Writer/director Brian De Palma's treatise on the war in Iraq is raw and ragged, jagged and jarring. It's not an easy film to watch but it is an important one to see.
The principal events of the film--the calculated rape and murder of a 14-year-old Iraqi girl by American servicemen--are inspired in part on an actual incident that has been more widely reported on the Internet than on traditional television or mainstream media, which is what inspired De Palma to undertake the film in the first place. The film follows the members of an American unit who have been in Iraq for too long and are frustrated by the experience, to the extent that their collective (and individual) humanity has become eroded. When one of their unit is killed in an explosion, they vent their anger in a systematic and surreptitious raid on an Iraqi family's house, unconcerned by the potential repercussions--on both sides--until after the fact. There are those who perceive the film to be anti-American and, indeed, most of the American characters are fairly despicable in their actions, although those actions are legitimately motivated by a sense of revenge and a palpable sense of rage. As much as one is intended to feel pity for the innocent Iraqi victims portrayed in the film, it's not difficult to extend that pity and sympathy to the soldiers, who truly do not realize the extent of their actions and who want to be out of Iraq as much as anyone else. This is the darker, more vicious, side of the concept of "heroism"--how it is perceived and, in this case, misperceived. The theme that violence begets violence is hardly a fresh concept, nor is it a concept that De Palma hasn't addressed before and, in some instances, been castigated for during his career.
The cast is comprised of newcomers, all the better to lend an appropriate anonymity to these "Everyman" characters. Izzy Diaz plays Salazar, a soldier who's been filming his stint in Iraq on his handheld camera, believing that it will be his ticket to Hollywood fame. Yet even he is unprepared for what will follow, after he films his fellow soldiers committing atrocities. Patrick Carroll and Daniel Stewart Sherman play, respectively, Reno Flake and B.B. Rush, the most volatile of the soldiers (both possibly insane), who relentlessly goad the others into participating in their illicit raid but then must protect themselves from the consequences. Rob Devaney's McCoy is one of the film's more empathetic characters, one who truly feels guilt over what occurred--primarily because he did nothing to prevent it. There's also a sharp turn by Ty Jones as Master Sgt. Sweet, who recognizes the early signs of his men's weariness and anger--and shares some of it-- but is unable to prevent it from exploding. These are not necessarily likable characters, and on occasion they can be presented in an extreme light, but the actors certainly give it everything they've got.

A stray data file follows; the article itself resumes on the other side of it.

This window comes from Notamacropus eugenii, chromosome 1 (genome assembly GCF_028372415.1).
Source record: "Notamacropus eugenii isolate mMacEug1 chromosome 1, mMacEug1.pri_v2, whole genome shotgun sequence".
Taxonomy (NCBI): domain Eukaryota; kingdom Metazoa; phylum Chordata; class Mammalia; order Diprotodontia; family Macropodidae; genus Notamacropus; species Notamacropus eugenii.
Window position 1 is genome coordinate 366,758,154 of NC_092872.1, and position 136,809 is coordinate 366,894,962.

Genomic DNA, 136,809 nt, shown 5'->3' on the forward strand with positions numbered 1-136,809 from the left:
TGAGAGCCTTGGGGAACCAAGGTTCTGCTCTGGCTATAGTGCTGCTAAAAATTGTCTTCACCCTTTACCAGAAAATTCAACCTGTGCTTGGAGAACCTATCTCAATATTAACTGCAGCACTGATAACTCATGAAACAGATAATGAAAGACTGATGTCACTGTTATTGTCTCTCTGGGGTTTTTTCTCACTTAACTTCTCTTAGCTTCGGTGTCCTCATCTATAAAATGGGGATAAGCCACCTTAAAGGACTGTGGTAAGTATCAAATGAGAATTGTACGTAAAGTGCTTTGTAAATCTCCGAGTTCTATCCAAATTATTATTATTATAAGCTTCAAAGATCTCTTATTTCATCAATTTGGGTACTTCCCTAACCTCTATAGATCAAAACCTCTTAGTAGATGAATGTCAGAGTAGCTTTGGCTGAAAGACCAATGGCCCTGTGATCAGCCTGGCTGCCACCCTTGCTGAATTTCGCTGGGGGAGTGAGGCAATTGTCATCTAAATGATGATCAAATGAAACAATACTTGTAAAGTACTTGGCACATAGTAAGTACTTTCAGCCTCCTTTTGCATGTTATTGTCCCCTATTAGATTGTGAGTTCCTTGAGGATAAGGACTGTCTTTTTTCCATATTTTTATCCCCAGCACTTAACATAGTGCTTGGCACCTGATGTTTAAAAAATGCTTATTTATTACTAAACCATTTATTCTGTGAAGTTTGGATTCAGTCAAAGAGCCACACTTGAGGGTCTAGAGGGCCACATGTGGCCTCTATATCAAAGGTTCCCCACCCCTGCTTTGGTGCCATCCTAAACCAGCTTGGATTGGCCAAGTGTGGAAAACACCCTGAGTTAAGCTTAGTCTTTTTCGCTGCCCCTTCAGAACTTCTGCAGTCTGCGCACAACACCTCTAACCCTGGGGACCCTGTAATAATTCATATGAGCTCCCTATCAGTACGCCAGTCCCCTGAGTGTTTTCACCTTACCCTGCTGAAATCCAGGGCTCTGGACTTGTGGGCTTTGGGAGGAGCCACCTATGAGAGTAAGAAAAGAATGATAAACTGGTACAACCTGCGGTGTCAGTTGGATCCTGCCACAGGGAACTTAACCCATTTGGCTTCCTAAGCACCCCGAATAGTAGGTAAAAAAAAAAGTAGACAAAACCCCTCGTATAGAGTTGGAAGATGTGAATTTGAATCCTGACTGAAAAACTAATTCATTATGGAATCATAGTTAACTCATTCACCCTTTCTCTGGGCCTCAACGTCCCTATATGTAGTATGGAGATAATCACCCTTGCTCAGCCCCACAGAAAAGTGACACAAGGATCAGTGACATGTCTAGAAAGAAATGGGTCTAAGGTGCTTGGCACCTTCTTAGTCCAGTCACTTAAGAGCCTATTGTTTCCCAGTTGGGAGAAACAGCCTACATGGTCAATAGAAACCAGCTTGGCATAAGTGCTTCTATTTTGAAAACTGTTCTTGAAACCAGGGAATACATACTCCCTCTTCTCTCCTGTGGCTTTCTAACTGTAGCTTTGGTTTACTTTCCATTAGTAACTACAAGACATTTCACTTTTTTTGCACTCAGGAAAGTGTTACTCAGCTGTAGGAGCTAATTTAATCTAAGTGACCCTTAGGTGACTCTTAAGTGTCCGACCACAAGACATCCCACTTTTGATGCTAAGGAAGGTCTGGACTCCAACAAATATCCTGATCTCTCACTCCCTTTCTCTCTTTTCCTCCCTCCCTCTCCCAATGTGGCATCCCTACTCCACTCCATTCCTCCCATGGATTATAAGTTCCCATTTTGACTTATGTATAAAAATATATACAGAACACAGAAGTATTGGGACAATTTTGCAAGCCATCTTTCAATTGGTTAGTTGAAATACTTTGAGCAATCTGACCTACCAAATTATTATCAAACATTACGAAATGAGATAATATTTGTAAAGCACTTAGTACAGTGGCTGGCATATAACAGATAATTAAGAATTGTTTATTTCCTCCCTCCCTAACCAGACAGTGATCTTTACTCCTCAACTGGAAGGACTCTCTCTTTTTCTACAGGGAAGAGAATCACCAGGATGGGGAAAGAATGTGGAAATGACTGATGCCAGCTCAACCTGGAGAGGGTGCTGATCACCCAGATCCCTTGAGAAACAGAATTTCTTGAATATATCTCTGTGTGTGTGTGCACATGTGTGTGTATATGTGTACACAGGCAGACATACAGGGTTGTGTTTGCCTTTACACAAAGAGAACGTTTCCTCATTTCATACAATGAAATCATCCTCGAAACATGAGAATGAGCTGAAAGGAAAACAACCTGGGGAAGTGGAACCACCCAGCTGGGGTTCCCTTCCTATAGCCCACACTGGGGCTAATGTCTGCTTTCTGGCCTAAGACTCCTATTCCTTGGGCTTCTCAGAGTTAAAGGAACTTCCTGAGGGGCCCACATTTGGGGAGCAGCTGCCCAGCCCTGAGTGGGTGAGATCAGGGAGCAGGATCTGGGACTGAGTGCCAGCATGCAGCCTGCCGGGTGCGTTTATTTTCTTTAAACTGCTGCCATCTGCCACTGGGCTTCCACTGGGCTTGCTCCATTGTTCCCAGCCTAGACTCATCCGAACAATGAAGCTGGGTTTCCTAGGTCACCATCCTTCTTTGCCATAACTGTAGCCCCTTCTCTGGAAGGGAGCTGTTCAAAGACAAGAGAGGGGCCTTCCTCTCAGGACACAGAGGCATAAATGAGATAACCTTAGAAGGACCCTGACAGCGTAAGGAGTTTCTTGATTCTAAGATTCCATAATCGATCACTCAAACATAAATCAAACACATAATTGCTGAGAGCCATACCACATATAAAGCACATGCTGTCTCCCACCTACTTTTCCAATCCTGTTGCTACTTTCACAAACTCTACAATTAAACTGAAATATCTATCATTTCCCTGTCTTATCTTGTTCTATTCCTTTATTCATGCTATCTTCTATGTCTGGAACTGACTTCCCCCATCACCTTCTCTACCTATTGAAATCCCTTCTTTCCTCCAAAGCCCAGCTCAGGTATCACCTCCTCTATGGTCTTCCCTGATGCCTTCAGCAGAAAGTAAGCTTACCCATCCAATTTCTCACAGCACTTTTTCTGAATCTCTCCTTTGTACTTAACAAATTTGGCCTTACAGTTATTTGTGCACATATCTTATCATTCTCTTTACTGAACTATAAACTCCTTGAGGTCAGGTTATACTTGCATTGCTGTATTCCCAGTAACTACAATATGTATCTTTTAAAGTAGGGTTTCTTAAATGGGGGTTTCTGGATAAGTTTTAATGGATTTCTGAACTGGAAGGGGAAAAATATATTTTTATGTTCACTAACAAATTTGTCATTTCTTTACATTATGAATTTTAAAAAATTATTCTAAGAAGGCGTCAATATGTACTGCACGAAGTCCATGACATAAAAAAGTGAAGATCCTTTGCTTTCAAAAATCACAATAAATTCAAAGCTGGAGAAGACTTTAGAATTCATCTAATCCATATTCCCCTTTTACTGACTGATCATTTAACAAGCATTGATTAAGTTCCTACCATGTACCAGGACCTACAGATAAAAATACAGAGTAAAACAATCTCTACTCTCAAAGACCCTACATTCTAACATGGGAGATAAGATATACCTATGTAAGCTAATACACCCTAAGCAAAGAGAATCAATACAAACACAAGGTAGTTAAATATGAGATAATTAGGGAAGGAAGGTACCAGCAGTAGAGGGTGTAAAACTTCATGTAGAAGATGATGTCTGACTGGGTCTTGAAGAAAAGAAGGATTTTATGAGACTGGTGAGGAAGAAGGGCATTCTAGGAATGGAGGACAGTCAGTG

After a succession of disappointing films (Mission to Mars, Femme Fatale, The Black Dahlia), this is De Palma's most purposeful film in years--an angry, anti-war wake-up call. De Palma's primary intent, it seems, is to enrage, and to engage further discussion about the current situation in Iraq. This is not a conventional narrative, and its (admitted) one-sidedness certainly offers fodder for the film's detractors--as well as giving the film more attention than it might otherwise have received. De Palma uses a number of cinematic techniques to tell his story, interspersing the footage shot by Salazar, a bogus TV documentary for French television, video footage of the soldiers' testimony, and actual footage from the Internet. It's a gimmicky approach, and perhaps not as effective as a straightforward drama might have been, yet it still gets De Palma's points across--sometimes bluntly and sometimes with a heavy hand--but with an undeniable power that's difficult to shake.
Hollywood.com rated this film 3 stars.